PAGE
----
— CNN (@CNN) August 1, 2019
“This, coming from someone who has been an apologist for an individual, Assad, who has murdered the people of his country like cockroaches,” Harris said of Gabbard. “She who has embraced and been an apologist for him in a way that she refuses to call him a war criminal. I can only take what she says and her opinion so seriously and so I’m prepared to move on.”
Gabbard has repeatedly refused to forcefully criticise or condemn Syria’s Assad, who has ruthlessly waged a civil war that’s led to the deaths of hundreds of thousands in his country.
Assad has sought to crush dissent via hellish prisons where people are tortured and there’s substantial evidence he’s repeatedly used chemical weapons on his own people. The Syrian leader is widely regarded as a war criminal, a designation that Gabbard has not embraced. The lawmaker met with Assad on a 2017 trip to Syria and later raised questions about reports that Assad had used chemical weapons.
Gabbard once again dodged questions about Assad while being interviewed by CNN’s Anderson Cooper after the debate.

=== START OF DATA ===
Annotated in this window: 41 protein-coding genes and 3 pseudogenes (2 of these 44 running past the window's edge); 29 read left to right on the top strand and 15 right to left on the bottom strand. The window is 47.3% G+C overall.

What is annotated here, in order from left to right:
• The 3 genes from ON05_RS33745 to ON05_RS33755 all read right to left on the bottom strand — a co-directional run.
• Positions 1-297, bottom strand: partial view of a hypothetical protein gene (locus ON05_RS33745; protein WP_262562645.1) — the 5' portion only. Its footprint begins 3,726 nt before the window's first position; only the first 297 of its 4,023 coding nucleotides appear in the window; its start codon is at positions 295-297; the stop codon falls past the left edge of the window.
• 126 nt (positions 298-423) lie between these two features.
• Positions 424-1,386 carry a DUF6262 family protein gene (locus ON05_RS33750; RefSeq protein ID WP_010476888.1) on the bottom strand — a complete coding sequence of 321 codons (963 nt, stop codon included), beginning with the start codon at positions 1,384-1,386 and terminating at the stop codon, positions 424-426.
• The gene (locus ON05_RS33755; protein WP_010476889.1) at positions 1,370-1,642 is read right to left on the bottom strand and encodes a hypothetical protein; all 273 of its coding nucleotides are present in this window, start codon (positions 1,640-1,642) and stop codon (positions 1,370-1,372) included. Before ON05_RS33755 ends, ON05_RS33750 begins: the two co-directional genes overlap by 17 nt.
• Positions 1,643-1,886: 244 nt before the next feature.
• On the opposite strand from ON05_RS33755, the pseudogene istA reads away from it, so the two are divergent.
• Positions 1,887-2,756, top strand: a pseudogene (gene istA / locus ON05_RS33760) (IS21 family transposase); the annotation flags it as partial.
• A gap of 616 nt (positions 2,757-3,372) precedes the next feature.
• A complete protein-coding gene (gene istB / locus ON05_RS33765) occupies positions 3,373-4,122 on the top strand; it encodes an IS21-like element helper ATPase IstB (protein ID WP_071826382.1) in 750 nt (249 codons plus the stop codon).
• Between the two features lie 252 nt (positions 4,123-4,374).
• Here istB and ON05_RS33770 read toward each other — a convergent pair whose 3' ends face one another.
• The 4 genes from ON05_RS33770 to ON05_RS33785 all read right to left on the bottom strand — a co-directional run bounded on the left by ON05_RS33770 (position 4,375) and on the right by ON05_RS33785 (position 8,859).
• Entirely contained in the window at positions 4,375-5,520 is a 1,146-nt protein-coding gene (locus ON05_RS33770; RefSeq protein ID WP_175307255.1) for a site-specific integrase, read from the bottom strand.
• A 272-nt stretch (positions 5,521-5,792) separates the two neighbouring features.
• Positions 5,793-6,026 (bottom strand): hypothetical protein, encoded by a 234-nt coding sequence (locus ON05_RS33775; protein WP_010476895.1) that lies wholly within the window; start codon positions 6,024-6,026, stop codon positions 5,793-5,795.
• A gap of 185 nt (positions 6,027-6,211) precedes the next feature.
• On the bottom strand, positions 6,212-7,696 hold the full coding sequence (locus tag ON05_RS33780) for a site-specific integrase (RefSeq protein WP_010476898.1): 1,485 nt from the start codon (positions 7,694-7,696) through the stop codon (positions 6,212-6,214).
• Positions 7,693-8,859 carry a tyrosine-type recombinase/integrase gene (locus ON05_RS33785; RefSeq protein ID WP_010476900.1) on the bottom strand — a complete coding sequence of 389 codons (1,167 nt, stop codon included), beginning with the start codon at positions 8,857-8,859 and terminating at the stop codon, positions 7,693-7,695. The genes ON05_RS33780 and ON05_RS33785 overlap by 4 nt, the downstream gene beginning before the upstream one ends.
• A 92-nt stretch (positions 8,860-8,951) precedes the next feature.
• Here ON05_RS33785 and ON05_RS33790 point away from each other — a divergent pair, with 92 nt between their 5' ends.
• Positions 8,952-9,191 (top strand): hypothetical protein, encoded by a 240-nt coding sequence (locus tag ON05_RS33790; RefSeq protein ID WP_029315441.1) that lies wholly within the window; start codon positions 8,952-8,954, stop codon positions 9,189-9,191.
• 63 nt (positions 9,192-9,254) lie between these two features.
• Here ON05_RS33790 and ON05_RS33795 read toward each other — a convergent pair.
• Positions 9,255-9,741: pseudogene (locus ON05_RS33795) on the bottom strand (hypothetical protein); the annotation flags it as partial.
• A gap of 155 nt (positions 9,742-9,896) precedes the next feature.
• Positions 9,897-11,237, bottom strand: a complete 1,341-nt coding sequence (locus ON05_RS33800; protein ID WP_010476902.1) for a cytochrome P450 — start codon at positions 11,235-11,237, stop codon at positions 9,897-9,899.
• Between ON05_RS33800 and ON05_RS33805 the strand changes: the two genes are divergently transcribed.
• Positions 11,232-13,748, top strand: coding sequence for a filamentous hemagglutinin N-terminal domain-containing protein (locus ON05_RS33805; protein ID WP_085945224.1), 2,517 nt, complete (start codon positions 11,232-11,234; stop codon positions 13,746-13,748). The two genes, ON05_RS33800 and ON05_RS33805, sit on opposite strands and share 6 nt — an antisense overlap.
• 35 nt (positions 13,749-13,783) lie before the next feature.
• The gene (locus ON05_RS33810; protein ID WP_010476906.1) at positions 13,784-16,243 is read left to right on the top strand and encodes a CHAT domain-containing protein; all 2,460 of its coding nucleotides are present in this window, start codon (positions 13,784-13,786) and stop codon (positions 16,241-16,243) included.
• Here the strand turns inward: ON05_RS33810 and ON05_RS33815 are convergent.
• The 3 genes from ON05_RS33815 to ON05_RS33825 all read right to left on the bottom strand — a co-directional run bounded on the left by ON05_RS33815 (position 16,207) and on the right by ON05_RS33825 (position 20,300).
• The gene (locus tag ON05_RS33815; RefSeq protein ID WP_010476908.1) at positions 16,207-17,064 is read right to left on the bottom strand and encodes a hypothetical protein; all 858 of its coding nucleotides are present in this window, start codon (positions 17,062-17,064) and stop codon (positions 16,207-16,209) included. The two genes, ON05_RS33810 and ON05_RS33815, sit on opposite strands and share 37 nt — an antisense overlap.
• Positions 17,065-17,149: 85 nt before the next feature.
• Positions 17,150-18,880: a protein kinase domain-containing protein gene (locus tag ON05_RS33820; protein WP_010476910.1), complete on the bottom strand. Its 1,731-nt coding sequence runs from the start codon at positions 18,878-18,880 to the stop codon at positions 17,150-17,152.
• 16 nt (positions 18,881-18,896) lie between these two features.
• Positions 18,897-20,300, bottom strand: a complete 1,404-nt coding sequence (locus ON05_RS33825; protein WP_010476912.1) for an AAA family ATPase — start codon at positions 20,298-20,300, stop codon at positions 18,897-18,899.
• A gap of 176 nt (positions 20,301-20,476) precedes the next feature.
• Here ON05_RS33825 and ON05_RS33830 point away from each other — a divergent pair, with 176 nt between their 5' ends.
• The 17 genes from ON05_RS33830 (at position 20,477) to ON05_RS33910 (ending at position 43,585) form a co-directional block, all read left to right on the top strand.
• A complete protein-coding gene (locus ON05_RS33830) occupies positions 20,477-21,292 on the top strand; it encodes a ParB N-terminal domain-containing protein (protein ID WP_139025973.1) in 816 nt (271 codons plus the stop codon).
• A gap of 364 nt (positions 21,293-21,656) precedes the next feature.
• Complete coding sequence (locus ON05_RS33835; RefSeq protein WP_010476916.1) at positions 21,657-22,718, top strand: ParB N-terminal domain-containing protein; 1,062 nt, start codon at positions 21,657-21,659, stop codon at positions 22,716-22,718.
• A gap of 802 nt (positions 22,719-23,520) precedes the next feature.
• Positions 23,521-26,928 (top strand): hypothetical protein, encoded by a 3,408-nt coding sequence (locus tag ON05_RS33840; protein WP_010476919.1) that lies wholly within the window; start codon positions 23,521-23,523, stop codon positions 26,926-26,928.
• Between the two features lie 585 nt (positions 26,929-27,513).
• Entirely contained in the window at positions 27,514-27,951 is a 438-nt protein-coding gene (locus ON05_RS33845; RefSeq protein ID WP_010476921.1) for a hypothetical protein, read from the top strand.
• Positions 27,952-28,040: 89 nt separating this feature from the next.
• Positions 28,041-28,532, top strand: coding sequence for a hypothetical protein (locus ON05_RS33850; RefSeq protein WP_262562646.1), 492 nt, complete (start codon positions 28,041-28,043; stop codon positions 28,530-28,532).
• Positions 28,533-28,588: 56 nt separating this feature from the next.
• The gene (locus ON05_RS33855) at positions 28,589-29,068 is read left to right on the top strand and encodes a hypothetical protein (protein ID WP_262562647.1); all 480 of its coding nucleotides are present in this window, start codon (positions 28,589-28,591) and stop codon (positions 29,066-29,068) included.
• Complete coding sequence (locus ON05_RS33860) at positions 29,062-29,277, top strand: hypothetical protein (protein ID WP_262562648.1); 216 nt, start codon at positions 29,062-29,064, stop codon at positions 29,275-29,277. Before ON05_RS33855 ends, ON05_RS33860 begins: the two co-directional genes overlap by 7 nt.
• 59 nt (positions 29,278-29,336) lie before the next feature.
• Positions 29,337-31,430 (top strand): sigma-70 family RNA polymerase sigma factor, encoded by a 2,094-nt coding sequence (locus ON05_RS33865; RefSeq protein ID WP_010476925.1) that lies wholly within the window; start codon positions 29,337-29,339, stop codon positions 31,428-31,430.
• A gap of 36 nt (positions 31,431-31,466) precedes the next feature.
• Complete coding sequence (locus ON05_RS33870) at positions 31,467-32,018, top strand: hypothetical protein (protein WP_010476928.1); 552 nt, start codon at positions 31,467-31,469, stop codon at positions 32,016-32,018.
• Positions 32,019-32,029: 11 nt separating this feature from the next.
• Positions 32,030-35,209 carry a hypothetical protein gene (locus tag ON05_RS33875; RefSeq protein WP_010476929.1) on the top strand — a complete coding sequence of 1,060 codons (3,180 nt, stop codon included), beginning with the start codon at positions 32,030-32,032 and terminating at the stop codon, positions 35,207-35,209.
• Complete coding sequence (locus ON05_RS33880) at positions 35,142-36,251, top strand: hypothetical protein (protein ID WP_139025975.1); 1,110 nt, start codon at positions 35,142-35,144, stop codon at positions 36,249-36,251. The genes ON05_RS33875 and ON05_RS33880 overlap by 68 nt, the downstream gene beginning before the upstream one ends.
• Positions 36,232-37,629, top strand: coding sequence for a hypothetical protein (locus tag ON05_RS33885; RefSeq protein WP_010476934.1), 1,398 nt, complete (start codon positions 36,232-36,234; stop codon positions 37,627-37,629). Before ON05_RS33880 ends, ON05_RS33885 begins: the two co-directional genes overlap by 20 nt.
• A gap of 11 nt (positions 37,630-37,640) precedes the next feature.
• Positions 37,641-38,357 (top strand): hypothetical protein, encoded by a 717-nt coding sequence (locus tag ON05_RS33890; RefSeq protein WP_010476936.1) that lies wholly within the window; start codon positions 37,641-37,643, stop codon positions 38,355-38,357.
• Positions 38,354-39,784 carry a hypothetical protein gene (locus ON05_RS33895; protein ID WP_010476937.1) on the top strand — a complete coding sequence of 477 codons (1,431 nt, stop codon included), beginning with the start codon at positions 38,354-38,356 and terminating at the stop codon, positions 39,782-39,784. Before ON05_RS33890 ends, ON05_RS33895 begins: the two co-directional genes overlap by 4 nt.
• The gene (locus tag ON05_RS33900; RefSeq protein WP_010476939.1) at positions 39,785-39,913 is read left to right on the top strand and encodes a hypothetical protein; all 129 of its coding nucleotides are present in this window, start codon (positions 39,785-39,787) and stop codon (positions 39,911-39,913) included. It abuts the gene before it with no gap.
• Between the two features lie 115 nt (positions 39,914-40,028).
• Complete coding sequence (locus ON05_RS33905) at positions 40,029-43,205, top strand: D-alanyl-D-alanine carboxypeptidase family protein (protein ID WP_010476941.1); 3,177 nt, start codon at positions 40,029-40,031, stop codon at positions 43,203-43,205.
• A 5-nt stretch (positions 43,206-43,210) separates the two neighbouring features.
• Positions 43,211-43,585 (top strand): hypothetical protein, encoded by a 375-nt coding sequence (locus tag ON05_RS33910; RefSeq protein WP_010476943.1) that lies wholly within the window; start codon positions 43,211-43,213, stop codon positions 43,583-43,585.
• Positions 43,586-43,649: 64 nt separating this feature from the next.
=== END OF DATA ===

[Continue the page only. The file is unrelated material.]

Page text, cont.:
This is @TulsiGabbard responding when Anderson Cooper brought up the Harris rebuke about Assad. She defends meeting with him, but watch how she reacts when Cooper asks her whether she considers Assad a “torturer or a murderer.” Her answer is disqualifying. https://t.co/1YmAPIE75D
— Jamil Smith (@JamilSmith) August 1, 2019
When Cooper asked Gabbard what her take on Assad is, she replied, “My take is one of a soldier, where I’ve seen the cost of war firsthand. In Iraq, serving in a medical unit, every single day confronted with that high human cost of war.”
Gabbard is a major in the Hawaii National Guard and deployed to Iraq in 2004.
“I will never apologise for doing all that I can to prevent more of my brothers and sisters from being sent into harm’s way, to fight counter-productive regime-change wars that make our country less safe, that take more lives, and that cost taxpayers trillions more dollars. So if that means meeting with a dictator, or meeting with an adversary, absolutely. I would do it. This is about the national security of our country,” Gabbard said.
Asked if she considers Assad a torturer and murderer, she replied, “That’s not what this is about. I don’t defend or apologise or have anything to do with what he has done to his own people.”